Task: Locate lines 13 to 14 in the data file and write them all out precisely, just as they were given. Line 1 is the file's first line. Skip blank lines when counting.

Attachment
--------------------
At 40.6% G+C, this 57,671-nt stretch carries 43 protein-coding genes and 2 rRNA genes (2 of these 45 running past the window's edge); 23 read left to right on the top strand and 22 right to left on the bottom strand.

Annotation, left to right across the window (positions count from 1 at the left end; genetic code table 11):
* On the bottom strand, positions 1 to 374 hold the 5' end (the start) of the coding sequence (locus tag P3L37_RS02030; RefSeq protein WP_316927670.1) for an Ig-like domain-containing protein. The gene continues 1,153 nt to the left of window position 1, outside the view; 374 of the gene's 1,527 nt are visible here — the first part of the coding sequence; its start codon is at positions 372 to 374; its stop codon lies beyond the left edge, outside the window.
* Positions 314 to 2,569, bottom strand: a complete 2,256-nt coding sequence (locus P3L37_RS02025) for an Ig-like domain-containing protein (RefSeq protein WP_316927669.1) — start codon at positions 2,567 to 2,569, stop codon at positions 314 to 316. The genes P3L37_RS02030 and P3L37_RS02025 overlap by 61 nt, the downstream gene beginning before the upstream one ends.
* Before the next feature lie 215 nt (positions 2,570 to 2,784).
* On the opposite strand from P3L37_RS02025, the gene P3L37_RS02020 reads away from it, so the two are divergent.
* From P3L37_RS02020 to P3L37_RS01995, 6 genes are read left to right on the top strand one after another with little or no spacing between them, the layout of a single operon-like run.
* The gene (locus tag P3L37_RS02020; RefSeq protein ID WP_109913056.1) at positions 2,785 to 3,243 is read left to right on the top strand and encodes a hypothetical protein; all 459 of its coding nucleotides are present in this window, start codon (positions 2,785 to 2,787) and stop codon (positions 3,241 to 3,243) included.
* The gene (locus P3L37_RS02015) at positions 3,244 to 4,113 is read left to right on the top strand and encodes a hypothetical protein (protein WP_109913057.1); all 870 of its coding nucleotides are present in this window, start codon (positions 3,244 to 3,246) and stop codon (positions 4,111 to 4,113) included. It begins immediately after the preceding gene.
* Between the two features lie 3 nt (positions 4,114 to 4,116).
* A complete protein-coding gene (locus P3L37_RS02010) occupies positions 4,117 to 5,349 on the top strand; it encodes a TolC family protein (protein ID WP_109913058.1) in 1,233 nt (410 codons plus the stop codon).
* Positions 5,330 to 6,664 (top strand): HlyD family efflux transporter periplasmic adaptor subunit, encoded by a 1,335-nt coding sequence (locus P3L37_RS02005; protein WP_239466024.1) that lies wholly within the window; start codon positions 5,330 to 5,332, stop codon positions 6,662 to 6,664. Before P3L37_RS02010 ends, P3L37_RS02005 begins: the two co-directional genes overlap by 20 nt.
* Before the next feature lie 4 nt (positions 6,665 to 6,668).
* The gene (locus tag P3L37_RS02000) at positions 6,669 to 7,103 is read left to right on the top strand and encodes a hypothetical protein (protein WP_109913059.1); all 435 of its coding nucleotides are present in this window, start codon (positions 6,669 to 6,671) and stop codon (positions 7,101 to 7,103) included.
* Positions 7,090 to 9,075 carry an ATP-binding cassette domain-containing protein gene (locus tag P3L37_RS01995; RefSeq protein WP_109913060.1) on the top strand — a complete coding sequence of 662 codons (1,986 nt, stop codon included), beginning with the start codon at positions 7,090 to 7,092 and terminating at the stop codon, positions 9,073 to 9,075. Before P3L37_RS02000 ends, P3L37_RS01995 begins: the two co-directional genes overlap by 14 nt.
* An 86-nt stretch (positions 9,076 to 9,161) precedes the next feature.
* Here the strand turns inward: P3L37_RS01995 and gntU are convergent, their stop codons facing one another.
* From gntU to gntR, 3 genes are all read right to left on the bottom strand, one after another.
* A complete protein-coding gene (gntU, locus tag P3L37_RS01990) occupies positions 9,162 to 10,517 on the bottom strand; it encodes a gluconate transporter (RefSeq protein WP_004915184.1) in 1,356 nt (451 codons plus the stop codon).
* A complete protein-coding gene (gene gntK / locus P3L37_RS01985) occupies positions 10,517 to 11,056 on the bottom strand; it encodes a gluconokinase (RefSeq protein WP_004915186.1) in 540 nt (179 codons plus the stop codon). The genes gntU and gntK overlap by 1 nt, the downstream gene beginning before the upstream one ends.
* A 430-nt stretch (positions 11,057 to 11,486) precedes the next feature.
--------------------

* Before the next feature lie 4 nt (positions 6,665 to 6,668).
* The gene (locus tag P3L37_RS02000) at positions 6,669 to 7,103 is read left to right on the top strand and encodes a hypothetical protein (protein WP_109913059.1); all 435 of its coding nucleotides are present in this window, start codon (positions 6,669 to 6,671) and stop codon (positions 7,101 to 7,103) included.